top of page
  • Writer's pictureJohn Barton

What's this I hear...

For many years now I have always had at least one guitar in the shop set up in Nashville Tuning. I have no idea when or how I learned about this, it seems to be something I picked up about around the time the Stones came out with “Wild Horses”. It is that “Wild Horses” tuning, and for lots of things,(in addition to the afore mentioned song),  it sounds great!  It is a great complement to instruments being played in standard tuning or banjos or mandolins or most anything else.

Consummate, singer, songwriter, recording artist and good friend, Carol Noonan uses that tuning on both her Baby Taylor and six string banjo. (Carol tunes her instruments one half tone sharp.)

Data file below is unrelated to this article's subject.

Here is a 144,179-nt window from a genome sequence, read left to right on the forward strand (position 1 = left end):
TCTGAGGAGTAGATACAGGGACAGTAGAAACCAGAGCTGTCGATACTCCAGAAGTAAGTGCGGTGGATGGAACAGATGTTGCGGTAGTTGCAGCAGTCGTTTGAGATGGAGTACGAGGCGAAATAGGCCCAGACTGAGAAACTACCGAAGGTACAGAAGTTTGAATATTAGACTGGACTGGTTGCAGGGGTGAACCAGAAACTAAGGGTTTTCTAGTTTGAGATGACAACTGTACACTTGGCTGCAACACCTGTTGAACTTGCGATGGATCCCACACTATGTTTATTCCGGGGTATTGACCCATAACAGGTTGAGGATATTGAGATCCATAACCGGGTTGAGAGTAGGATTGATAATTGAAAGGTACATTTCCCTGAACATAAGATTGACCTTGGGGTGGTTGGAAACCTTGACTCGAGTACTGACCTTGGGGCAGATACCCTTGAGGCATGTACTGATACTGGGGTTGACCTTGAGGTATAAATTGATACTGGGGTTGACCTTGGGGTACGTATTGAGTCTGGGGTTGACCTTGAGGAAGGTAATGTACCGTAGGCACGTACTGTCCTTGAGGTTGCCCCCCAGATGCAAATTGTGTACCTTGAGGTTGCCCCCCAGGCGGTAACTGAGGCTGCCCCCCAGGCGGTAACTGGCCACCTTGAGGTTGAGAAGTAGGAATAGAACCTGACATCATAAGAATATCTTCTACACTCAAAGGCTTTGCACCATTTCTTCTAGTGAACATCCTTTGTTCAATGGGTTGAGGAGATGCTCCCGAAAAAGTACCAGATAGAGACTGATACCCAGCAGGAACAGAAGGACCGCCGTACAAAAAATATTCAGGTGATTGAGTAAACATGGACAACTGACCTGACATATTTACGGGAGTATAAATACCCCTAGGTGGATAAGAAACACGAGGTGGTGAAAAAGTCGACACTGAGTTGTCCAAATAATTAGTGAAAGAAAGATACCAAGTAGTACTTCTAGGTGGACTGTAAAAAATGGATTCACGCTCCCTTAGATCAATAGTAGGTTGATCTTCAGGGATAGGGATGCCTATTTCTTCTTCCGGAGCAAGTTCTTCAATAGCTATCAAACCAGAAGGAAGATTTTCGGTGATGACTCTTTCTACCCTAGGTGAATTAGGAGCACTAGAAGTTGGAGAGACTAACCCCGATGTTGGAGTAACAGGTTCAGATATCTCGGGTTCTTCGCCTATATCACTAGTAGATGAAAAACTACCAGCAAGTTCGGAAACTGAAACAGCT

Here is all you need to do. First, replace your low “E” sting with something like a wound .027 and tune it one octave higher than normal. Replace the “A” with a .018 plain steel string and tune that one an octave higher as well. Replace the “D” with a .012 and again tune it one octave higher. Finally, replace your “G” with a .009 and tune that an octave higher also making that the highest note on your guitar when strings are played open. The “B” and high “E” leave alone.  

Now play all your chords as you would normally.  This sounds great for playing finger style playing or picking and strumming. Try it with finger picks. Go ahead now, play “Wild Horses” and tell me what you think.

156 views0 comments

Recent Posts

See All

Fretboard care

At some point in the future David and I will do a photo essay on restringing, but haven’t got to yet. For now, this is something you can do about twice a year. First of all take off your strings. T's a dry cold.

For those of us fortunate enough to live in New England really need to recognize that our instruments may not feel as fortunate. Our climate while great for skiing and dog sledding, is tough on instru


bottom of page